This blog article is written by Adam Ross, Public Relations and Communications Leader of Hassell

Who doesn’t love a little bit of Joan Jet? Not only is she a rock god, she knows how to rock leather! One thing she is very wrong about, however, is reputation. The fact that she doesn’t give a damn about her bad reputation is concerning. It’s one of the main assets a person, company, and brand should put a lot of emphasis on. Donna Summer was absolutely correct in saying ‘your reputation follows you’.

When it comes to a person, there is an interesting dichotomy between the critical importance and trivial nature of reputation. At a base level, a person’s reputation is how others see them and talk about them to other people. So if a person has a suitable level of self-confidence then they won’t care about how others view them. However, if a person with personal or career goals, wants to have a solid social network, and values both personal and professional relationships, then how people view them is of utmost importance.

The thing is though, reputation isn’t something you create overnight. It is something you earn.

Not too long ago I was involved in reviewing applications to hire for a Digital Communications role and a number of the applications that were received had phrases such as ‘digital maverick’ (I am vehemently opposed to that statement), ‘social media expert’, and ‘digital guru’. In my research of these applicants, I noticed that some of them hadn’t tweeted in months, didn’t follow best practice on Instagram, and didn’t have updated accounts. It made me wonder, was it fabricated or earned reputation? If you have to fabricate your reputation does that not in turn give you a bad reputation for making up the truth? I have an issue with that.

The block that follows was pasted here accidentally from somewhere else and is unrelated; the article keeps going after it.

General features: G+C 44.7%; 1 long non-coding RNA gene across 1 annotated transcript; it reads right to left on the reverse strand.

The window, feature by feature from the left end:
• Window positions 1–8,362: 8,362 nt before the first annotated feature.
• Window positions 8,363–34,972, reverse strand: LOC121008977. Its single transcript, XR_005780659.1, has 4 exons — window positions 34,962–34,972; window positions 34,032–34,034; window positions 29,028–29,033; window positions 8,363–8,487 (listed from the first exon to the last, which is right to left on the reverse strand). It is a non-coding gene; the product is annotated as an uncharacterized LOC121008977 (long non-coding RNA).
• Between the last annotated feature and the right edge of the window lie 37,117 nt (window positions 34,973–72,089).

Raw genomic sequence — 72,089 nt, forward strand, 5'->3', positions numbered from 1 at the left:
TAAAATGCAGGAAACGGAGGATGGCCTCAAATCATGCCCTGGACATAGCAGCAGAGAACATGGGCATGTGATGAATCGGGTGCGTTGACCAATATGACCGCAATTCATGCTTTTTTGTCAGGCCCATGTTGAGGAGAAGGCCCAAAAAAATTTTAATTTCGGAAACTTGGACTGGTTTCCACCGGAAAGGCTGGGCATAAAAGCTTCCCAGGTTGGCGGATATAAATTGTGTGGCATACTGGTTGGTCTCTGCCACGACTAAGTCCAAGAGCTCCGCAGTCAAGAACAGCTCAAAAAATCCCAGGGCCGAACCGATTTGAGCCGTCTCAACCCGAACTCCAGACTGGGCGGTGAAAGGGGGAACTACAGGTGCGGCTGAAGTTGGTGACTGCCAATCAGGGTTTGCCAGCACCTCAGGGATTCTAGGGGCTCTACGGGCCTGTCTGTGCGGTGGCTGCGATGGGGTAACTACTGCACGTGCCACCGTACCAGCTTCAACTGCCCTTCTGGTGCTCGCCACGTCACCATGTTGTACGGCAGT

My older brother and I have a running joke where we say we never want to be known as “that person”. You know, the person that ran for the bus but missed it and then people talk about “that person” who ran and missed the bus. No thank you. But when it comes to reputation you should always aim to be “that person”. “That person” who gets results. “That person” who is reliable. “That person” who always looks presentable. “That person” who people talk about in a positive sense. Is it how you create a good reputation or the result of good reputation? 


When it comes to a company there is often a misconception that a company’s reputation is based purely on your experience in dealing with them at a face value and how well they deliver a product or service. This is entirely untrue, your reputation is so much more than that. It involves internal culture, management style and structure, workplace design, technology capabilities, and external employee representation. Everybody within a company is responsible for reputation, and everybody’s reputation within a company has a direct impact on the reputation of that company. If your leaders or managers are notorious for hostility towards annual leave requests, for example, and staff talk about this externally, you create a negative reputation. It doesn’t matter if you are the number one distributor of a product, or the best creative agency in the world, or even a Fortune 500 company… you will have a reputation for bad internal culture.

Whether it is personal, professional, or company reputation, here are a few things to remember:

 

1. Do what you say you’d do and do it when you said you would.

This is step one and should be top of the list. Easiest and simplest way to grow reputation and maintain it. At the end of the day, if you can’t or won’t do something then people will find someone else who can, and will. Take every moment as an opportunity to highlight your skills and your reliability.